Planning for their parents’ end-of-life expenses is about the last thing most adult children want to deal with. At least not right now.
A traditional funeral costs about $6,000, although extras like flowers, obituary notices, acknowledgment cards and limousines can bring the total to well over $10,000. Families often overspend on a funeral or burial because they think of it as a reflection of their feelings for the deceased.
Dear Mary: My comment is in response to Where to Keep Money for Mom? and Bonita in South Dakota who was looking for input on how to invest $10,000 for 62-year-old mother who has no savings, life insurance and lives on disability.
I would recommend they go to any funeral home and work with the person there who handles pre-paid funerals. Essentially, you are purchasing an insurance policy to cover the funeral costs. We did this for my dad before he moved into a long-term care facility, which was going to drain his remaining assets to $0. A pre-paid funeral policy is excluded from the asset base, is protected once the assets are gone and a person goes on medical assistance.
With all the other drama that comes with aging parents, it is nice for my sister and me to know that the end is covered and won’t create another drain/strain on everything. Molly
Dear Molly: Thanks for this wise advice. In fact, many elder law attorneys advise prepayment as a way to invest in assets that will not be countable by Medicaid or SSI.
However, I want my dear readers to know that there are pitfalls on the road to pre-paid end-of-life arrangements, which they need to know about in order to avoid falling into them. Buyers beware.
Consumers lose millions of dollars every year when pre-need funeral funds are misspent or misappropriated. A funeral provider could mishandle, mismanage or embezzle the funds. Some go out of business before the need for the pre-paid funeral arises. Others sell policies that are virtually worthless.
Consumers received some protection from unscrupulous funeral providers with the creation of the Funeral Rule in 1984. This rule, administered by the Federal Trade Commission (FTC), requires funeral providers to give consumers accurate, itemized price information and other specific disclosures about funeral goods and services. The problem is that many of these kinds of end-of-life contracts are governed by state laws, and vary greatly from one state to another.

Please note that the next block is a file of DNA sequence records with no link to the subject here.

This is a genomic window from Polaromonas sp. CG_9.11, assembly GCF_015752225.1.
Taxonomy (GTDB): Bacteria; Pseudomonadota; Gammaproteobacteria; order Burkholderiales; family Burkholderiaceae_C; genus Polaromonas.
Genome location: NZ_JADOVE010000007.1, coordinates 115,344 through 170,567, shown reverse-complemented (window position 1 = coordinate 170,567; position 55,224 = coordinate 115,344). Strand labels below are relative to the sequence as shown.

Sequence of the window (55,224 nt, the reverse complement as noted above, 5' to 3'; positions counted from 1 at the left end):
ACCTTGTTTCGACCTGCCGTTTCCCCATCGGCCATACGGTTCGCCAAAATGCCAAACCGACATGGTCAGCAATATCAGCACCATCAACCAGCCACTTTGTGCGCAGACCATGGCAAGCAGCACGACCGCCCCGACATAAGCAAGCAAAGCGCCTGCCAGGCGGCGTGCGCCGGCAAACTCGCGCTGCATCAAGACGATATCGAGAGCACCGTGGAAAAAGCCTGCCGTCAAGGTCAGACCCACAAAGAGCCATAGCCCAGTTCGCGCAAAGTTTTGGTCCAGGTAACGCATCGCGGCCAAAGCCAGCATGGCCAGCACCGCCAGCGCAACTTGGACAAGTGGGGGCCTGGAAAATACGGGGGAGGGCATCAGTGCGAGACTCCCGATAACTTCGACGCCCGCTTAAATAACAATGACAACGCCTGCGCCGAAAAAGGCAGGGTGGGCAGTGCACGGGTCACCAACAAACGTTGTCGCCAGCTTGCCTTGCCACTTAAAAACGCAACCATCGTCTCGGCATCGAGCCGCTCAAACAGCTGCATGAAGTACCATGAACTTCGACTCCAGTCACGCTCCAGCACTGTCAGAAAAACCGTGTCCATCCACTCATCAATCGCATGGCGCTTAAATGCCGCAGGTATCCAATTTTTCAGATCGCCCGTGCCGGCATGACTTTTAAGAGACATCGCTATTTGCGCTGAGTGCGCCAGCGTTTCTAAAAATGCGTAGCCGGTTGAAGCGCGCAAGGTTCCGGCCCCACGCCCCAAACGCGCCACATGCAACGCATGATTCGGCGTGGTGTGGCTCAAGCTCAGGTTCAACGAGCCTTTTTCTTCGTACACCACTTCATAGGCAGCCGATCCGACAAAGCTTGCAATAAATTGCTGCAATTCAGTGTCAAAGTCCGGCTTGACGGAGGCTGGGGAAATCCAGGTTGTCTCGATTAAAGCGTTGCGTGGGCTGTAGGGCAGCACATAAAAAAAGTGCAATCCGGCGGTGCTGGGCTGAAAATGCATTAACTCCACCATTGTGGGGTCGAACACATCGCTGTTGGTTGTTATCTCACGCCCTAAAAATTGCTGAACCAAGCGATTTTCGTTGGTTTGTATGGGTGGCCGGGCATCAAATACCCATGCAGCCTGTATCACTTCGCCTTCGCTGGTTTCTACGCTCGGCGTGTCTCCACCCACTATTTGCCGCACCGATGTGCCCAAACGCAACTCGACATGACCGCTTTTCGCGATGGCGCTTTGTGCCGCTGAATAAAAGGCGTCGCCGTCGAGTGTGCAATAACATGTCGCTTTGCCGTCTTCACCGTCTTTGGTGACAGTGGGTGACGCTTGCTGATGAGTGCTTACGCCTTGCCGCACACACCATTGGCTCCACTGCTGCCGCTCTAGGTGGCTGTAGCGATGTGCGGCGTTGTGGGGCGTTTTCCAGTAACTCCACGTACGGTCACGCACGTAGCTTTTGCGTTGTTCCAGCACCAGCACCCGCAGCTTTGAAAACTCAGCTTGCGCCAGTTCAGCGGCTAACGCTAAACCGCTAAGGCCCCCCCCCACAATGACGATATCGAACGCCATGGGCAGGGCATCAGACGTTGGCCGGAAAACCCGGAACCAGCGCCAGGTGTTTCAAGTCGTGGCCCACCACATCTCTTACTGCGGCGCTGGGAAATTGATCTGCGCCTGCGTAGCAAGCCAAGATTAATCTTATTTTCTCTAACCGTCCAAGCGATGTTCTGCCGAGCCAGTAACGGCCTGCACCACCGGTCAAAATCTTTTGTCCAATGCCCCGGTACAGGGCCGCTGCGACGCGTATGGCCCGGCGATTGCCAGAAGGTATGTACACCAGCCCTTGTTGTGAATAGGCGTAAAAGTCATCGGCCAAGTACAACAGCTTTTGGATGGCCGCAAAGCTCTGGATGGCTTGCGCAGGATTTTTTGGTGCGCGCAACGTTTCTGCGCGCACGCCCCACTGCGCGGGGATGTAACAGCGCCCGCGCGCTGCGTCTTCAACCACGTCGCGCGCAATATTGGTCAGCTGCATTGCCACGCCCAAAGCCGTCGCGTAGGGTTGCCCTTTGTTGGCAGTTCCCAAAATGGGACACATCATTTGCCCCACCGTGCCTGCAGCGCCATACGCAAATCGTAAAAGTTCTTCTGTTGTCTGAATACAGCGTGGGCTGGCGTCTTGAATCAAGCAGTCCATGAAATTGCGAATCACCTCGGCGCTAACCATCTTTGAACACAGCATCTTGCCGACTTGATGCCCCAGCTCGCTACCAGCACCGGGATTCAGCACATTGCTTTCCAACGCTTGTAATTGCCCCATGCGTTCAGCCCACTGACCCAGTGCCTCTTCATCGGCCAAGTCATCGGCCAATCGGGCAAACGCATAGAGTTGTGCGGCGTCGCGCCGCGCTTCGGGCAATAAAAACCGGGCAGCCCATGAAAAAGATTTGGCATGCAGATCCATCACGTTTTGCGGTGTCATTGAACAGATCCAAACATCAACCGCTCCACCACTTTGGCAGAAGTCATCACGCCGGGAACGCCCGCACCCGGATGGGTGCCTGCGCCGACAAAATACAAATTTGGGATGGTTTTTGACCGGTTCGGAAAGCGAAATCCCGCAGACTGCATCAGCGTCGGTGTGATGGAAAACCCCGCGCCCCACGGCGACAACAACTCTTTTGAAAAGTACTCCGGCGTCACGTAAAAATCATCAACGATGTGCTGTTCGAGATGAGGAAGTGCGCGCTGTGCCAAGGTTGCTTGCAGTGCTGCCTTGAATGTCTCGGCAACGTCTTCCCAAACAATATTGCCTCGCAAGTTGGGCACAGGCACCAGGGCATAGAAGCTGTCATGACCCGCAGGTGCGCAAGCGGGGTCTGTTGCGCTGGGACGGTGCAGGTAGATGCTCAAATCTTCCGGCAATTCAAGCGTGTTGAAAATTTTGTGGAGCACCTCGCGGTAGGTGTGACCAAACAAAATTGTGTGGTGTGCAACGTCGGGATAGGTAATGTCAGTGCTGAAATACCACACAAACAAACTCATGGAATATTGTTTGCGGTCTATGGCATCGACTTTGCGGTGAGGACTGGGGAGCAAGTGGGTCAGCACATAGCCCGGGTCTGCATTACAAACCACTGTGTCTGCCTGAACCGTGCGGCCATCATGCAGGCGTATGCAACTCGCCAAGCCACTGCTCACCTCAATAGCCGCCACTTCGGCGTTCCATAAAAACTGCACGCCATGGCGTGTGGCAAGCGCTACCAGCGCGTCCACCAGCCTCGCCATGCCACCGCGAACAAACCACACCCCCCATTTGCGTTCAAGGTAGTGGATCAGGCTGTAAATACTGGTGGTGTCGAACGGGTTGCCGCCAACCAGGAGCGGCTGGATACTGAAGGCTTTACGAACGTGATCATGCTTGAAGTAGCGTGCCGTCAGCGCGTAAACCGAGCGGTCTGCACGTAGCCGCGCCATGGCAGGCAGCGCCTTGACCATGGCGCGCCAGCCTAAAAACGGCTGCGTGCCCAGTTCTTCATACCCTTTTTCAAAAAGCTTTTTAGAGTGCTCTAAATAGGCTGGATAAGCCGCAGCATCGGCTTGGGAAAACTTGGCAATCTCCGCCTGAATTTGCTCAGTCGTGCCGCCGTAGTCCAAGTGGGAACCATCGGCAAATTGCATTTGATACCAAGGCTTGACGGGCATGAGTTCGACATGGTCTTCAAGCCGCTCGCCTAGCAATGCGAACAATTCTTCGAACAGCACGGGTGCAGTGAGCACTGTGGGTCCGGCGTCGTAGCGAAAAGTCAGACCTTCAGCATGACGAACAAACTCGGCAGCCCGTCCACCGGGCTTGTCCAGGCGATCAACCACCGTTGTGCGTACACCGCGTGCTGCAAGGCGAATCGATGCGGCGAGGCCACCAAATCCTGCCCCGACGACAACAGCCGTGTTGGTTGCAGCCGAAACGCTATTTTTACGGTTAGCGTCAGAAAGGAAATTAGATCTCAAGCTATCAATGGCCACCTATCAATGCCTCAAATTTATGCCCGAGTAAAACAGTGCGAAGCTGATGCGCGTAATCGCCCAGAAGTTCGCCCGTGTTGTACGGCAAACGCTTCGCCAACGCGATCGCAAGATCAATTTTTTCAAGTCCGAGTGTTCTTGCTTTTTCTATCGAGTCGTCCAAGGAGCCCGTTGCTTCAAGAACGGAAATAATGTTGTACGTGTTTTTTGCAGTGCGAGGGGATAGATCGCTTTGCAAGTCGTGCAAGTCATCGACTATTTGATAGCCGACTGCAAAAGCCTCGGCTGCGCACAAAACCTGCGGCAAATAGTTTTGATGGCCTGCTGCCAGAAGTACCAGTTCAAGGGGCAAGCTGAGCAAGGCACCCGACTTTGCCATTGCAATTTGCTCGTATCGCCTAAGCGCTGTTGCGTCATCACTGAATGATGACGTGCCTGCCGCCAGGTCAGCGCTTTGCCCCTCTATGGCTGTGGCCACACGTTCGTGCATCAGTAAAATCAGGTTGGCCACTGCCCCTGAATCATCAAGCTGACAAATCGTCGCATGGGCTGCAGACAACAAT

Following are some questions that the FTC recommends asking before signing up for a pre-need funeral arrangement. The questions are from the FTC’s booklet Shopping for Funeral Services. See also the FTC’s Shopping for Funeral Services page.
- What happens to the money you’ve prepaid? States have different requirements for handling funds paid for prearranged funeral services.
- What happens to the interest income on money that is prepaid and put into a trust account?
- Are you protected if the organization you dealt with goes out of business?
- Can you cancel the contract and get a full refund if you change your mind?
- What happens if you move to a different area or die while away from home? Some end-of-life prepaid funeral plans can be transferred, but often at an added cost.
Sometimes it’s more convenient and less stressful to price shop funeral homes by telephone. The Funeral Rule requires funeral directors to provide price information over the phone to any caller who asks for it.
If you run into problems or have questions about your state’s laws, most states have a licensing board that regulates the funeral industry.
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